Pierre Ceresole and the first workcamps
The strong personality of Pierre Ceresole is at the origin of Service Civil International. He was born in 1879 in Lausanne (Switzerland), in a large, well-educated and happy family, which regularly received writers and intellectuals. His father had been the President of the Swiss Confederation for one year. After graduating as an engineer, Pierre had worked for some time in a large manufacturing company, but he was not interested in a career and spent a few years travelling around the world, doing various jobs, including hard manual work. He was very concerned with moral and spiritual issues based on Christianity but he also had a very independent mind.
In 1917, while World War I was going on and Switzerland, although a neutral country, was making military preparations, Pierre began to make public statements in favour of conscientious objection and refused to pay the military tax. He was prosecuted on various occasions and was several times in jail. At the end of the war, he participated in meetings of the Fellowship of Reconciliation, an international pacifist organization of which he was the secretary for a short period. During one of these meetings, a young German had said: “We have discussed enough for two days; it is time to act”. He explained that his father had contributed to the destructions of the war in France and that he wanted to participate in the reconstruction.
Pierre Ceresole was deeply impressed by this statement, which exactly met his own concern for action, as a service. Here probably lies the origin of the slogan “deeds not words” which later became famous in SCI. In 1920, it was decided to organize the first reconstruction workcamp near Verdun, with the participation of German volunteers, despite the reluctance of local inhabitants for whom the Germans were still the enemies. During the following years, other similar workcamps were organized in Switzerland and in neighbouring countries, mostly to help people after natural disasters (floods and earthquakes). International volunteers participated in these camps.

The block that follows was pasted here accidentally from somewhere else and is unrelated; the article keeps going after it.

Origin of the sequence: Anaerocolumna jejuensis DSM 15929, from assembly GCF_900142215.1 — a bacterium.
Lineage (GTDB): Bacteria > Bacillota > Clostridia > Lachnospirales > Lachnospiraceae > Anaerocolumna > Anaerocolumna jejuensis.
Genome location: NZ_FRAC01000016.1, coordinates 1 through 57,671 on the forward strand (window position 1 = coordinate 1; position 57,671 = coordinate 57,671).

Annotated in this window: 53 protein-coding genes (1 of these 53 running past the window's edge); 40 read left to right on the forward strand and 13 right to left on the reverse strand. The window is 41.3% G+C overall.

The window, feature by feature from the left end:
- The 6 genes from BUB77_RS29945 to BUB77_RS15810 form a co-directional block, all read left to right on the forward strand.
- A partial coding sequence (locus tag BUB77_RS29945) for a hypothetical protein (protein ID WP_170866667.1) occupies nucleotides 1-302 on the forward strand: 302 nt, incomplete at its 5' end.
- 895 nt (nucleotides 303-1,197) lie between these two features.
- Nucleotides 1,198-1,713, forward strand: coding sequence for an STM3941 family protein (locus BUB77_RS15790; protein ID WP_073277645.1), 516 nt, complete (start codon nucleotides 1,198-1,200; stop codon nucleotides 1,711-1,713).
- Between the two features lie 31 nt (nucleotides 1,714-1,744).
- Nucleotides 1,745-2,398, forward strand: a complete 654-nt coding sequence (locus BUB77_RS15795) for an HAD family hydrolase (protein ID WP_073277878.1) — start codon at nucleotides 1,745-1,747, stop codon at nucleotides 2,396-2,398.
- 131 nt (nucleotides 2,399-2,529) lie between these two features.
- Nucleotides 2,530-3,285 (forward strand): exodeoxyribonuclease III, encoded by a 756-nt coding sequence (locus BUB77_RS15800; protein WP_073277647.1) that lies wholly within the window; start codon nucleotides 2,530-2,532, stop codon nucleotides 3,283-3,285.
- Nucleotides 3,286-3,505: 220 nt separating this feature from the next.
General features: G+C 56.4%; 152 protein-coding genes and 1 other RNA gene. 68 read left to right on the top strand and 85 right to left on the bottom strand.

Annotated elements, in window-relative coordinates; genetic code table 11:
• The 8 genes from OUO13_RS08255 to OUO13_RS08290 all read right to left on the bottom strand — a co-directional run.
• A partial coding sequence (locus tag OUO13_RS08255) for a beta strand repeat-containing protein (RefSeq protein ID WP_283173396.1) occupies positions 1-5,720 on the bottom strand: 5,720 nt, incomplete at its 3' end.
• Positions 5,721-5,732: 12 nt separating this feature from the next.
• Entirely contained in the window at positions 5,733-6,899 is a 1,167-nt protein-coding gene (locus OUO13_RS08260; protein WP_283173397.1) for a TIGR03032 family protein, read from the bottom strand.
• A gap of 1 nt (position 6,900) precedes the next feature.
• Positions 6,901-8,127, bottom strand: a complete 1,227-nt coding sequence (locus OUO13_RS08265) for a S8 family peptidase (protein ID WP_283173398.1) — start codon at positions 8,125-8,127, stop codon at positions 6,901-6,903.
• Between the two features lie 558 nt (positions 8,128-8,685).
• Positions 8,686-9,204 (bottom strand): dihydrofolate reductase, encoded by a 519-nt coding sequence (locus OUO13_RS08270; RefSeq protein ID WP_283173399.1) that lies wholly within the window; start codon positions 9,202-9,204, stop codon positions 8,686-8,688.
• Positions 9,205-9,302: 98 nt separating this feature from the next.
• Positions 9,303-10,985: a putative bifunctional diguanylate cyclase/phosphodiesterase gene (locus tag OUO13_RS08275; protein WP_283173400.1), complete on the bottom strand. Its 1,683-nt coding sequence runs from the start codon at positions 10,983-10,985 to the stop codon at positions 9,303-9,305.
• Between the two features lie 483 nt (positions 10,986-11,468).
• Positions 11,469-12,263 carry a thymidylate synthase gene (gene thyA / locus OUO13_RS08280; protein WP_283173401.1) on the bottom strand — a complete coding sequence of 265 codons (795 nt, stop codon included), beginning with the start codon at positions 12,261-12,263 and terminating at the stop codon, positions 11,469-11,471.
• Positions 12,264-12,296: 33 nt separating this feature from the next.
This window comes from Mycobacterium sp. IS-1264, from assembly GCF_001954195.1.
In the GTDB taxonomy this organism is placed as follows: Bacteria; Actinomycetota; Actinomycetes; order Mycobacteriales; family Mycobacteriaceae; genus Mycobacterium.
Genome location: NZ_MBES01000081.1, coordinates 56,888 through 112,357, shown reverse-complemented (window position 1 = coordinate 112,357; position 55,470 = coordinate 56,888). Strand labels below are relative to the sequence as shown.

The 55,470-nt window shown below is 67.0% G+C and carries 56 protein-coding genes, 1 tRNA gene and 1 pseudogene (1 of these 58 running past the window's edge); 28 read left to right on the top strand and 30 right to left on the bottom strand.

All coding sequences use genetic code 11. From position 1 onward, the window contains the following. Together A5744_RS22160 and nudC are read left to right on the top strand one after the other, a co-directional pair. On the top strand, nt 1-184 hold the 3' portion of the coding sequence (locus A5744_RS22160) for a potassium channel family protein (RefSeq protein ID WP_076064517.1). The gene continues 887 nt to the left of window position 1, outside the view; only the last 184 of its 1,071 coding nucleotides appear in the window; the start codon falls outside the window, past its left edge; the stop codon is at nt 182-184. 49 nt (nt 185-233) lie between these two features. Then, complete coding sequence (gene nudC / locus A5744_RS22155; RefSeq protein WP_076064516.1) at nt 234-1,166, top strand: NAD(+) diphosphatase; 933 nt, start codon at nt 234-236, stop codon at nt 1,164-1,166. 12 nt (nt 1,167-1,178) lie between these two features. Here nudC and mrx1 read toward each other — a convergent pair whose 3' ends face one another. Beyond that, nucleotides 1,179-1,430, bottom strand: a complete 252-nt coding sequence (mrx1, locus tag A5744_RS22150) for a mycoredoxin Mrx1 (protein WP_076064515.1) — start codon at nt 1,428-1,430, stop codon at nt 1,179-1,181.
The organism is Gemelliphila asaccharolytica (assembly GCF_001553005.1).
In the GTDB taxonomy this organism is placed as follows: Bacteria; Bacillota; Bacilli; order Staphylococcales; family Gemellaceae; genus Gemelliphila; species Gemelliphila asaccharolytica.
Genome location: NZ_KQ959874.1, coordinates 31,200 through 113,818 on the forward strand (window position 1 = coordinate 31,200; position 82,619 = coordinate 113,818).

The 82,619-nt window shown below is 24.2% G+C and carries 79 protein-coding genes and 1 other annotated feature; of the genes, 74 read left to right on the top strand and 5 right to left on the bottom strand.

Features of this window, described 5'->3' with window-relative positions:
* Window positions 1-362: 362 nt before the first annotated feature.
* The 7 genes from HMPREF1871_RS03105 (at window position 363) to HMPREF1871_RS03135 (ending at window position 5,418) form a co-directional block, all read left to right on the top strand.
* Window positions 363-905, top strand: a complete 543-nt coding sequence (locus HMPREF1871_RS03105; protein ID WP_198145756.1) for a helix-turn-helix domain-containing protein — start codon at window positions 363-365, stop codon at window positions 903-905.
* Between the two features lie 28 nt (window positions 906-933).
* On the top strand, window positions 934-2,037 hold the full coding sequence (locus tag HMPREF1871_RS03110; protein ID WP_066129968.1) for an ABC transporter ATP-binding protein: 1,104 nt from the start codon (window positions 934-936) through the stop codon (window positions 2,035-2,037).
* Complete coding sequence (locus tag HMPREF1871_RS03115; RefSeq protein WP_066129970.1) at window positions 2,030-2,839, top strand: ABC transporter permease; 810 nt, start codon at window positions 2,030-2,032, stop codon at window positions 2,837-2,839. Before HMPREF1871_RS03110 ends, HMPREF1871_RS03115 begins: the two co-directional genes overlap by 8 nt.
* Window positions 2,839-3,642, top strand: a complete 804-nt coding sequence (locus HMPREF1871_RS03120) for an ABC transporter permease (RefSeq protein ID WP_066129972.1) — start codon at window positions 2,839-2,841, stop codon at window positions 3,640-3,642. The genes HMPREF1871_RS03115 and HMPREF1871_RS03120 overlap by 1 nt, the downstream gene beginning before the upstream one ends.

In 1931, Romain Rolland, one of the very few writers who had stood against the war, had invited Pierre Cérésole to meet Gandhi, whose non-violent ideas and actions against the British colonization in India were very close to Pierre’s interests. And Gandhi recognized Pierre as a brother. Links were thus established between India and the first leaders of SCI. The latter were particularly concerned when a dramatic earthquake affected the Bihar region in India in 1934. Pierre went to that country and got in touch with local personalities, including Rajendra Prasad, then president of the Congress Party and later president of the Indian Union. With a small group of volunteers, Pierre participated in a workcamp and contributed to the mobilization of the authorities and of the population. At the end of the camp, Rajendra Prasad said: “The simple fact that European people, ‘sahibs’, are doing this type of humble work with Indian people is as such a revolution which is astounding for the passer by and which gives all its meaning and its value to the project” .
During the same period, a general assembly of all the SCI volunteers and friends was held for the first time. It elected a Committee and decided that there should be a paid permanent secretary. This was the beginning of a process of institutionalization, which implied the existence of headquarters, of regular meetings and of a bulletin. At the same time, branches were established in various European countries. But their resources remained very modest for quite a long time; they came mostly from donations received in connection with specific workcamps, following natural disasters. Apart from the usual ‘pick and shovel’ camps, SCI participated in actions to help Spanish refugees in Spain and in France, during the civil war. This work (mostly the organization of canteens) involved an important outside support and was for some time done on a very large scale.
W.W.2 limited the development of the organization, which included around ten groups in 1939, but it was accelerated post war when SCI became a truly international organization. Unfortunately, Pierre Ceresole, could not participate as he had died in 1945. It is this second period in the history of SCI and the story of the second generation of volunteers which is dealt with in the following pages.
- City in the Eastern part of France, where the most deadly fighting with the Germans had taken place.
- Hélène Monastier: Paix, pelle et pioche, histoire du Service civil international de 1919 à 1965 (Service civil international, 1965). Also: Hélène Monastier, Pierre Ceresole d’après sa correspondance, La Baconnière, Neuchâtel, 1960. And Arthur Gillette: One Million Volunteers. Penguin, 1968.